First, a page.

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A Few Notes on Trading the Trader

| | Posted in: Animal Spirits, Technical Trading

In his 2010 book Trade the Trader: Know Your Competition and Find Your Edge for Profitable Trading, author Quint Tatro observes that “…what most investors don’t understand as they start to learn their basic technical patterns…is they are the ones actually in play. Seasoned traders are no longer just cuing off of charts or indicators, they are also analyzing those same charts to determine what the amateurs are doing, and are seeking to profit from the ignorance of the newcomers. It’s a chess game where the successful traders are thinking two and three moves ahead, playing off the basic strategy of the newcomers. Those simply pursuing a basic path of understanding technical analysis will find it is a road that ultimately leads to frustration, whereas those looking to trade the traders will be met with an endless world of opportunity. …If you don’t know on which side you fall, odds are you are someone’s next meal.” Some notable points from the book are:

From Chapter 3, “It’s All Opportunity”:

Page 23: “The market is neither good nor bad; it is just a wonderful world of opportunity. Furthermore, it is not your job to determine where it should go. Instead, you want to humbly seek to profit from whatever direction it moves.”

From Chapter 4, “Trade the Trader”:

Page 25: “To remain one step ahead of this crowd, you must not only study the underlying market character, you also need to study the current market players. The sooner you realize you are trading against other traders and not just the stocks or the market, the better off you will be.”

Page 32: “‘When the masses have moved to using traditional methods, such as technical analysis, you must be willing to trade on the failure of these patterns to exploit the crowd’s movement for your own benefit.”

From Chapter 5, “Finding Your Edge”:

Page 43: “Literally hundreds, if not thousands, of proven strategies exist from which you may choose to find your edge. These are proven strategies that traders at this very moment make consistent profits from year after year. …if you do not seek to master the strategy that fits your personality, temperament, and schedule, you are certainly doomed to fail.”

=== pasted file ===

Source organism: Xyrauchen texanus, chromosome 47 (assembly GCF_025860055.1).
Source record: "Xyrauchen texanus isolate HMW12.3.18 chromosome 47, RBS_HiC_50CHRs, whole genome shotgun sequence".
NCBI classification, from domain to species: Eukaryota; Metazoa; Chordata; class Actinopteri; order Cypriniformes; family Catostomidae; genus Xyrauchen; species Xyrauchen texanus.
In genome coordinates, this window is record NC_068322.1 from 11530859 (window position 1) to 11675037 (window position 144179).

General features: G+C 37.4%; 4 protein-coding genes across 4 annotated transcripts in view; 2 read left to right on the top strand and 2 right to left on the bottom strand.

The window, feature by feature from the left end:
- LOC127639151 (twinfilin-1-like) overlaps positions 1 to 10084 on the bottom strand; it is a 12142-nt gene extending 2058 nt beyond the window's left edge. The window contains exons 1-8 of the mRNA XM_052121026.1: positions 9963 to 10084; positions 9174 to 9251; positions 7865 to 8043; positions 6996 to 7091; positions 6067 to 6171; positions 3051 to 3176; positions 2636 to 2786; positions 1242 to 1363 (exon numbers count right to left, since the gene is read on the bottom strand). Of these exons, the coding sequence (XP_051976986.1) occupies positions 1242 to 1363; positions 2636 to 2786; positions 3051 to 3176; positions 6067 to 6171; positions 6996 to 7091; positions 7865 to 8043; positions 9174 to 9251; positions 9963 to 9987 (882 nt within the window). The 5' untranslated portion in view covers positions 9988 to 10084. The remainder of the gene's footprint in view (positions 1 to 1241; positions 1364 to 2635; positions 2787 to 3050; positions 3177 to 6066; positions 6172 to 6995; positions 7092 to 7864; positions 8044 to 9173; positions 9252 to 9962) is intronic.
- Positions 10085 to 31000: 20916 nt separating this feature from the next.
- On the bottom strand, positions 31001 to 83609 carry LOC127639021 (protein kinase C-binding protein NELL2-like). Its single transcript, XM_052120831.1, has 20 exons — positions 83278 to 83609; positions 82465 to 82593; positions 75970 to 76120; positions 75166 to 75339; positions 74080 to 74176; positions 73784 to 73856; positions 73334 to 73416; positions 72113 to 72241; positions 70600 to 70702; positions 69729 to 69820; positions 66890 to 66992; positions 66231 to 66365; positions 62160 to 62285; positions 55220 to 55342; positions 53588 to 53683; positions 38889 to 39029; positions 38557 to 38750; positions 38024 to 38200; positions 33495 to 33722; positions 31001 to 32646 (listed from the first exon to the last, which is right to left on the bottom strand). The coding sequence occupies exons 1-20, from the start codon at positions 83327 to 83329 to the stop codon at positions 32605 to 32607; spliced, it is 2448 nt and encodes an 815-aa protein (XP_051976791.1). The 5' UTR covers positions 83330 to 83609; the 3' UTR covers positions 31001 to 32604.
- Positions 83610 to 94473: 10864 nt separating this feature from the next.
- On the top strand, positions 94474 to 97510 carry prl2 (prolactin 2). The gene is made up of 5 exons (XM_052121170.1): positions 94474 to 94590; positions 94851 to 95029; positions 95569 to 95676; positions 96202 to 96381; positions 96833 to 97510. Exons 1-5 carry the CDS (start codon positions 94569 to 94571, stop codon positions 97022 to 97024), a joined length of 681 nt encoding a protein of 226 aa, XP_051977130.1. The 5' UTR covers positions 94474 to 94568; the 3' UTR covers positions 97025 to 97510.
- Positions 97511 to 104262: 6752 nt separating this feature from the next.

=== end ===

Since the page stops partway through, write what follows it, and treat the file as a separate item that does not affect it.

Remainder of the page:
From Chapter 13, “How to Trade the Trader”:

Page 140: “When so many are looking for the same move to occur, if this move does not transpire all those traders will be like the airline passengers heading for the exits simultaneously. This creates an incredible opportunity because so many traders must now reverse their positions, thus sparking a significant move that you can capitalize on.”

Pages 142, 147: “I have gone long patterns that were traditional short setups, and shorted patterns that were traditional long setups. I have done this only after I have seen with my own eyes these basic technical analysis patterns fail in other stocks I was observing at the time. My trading is now evolving to become much more based on trading traditional pattern failures than it is on trading the traditional patterns themselves. …To truly succeed, you must elevate your game above others and seek to capitalize on where their education ends.”

From Chapter 17, “It’s a Head Game”:

Page 181: “Successful trading is the evolution from a battle between man and stocks to a battle between man and himself. Learning to trust certain instincts, avoid others, and stick to a set trading style, all while keeping emotions in check, are just a few of the issues you will face throughout your entire trading career…”

Some reservations regarding the beliefs presented in the book are:

  • This is a book of individual experience and example, not cited formal research or rigorous empirical analyses of large numbers of observations. Formal research instills confidence in accepting the beliefs of others.
  • Data snooping bias (based on both number of rules/parameters and number of subsamples investigated by millions of investors) is a plausible “fooled-by-randomness” counter to the assertion in Chapter 5 that “hundreds, if not thousands, of proven strategies exist.”

In summary, investors and traders may find parts of Trading the Trader an interesting discussion of exploiting the aggregate behavior of market technicians. However, the author does not establish confidence in the recommended trading approach with rigorous empirical research.

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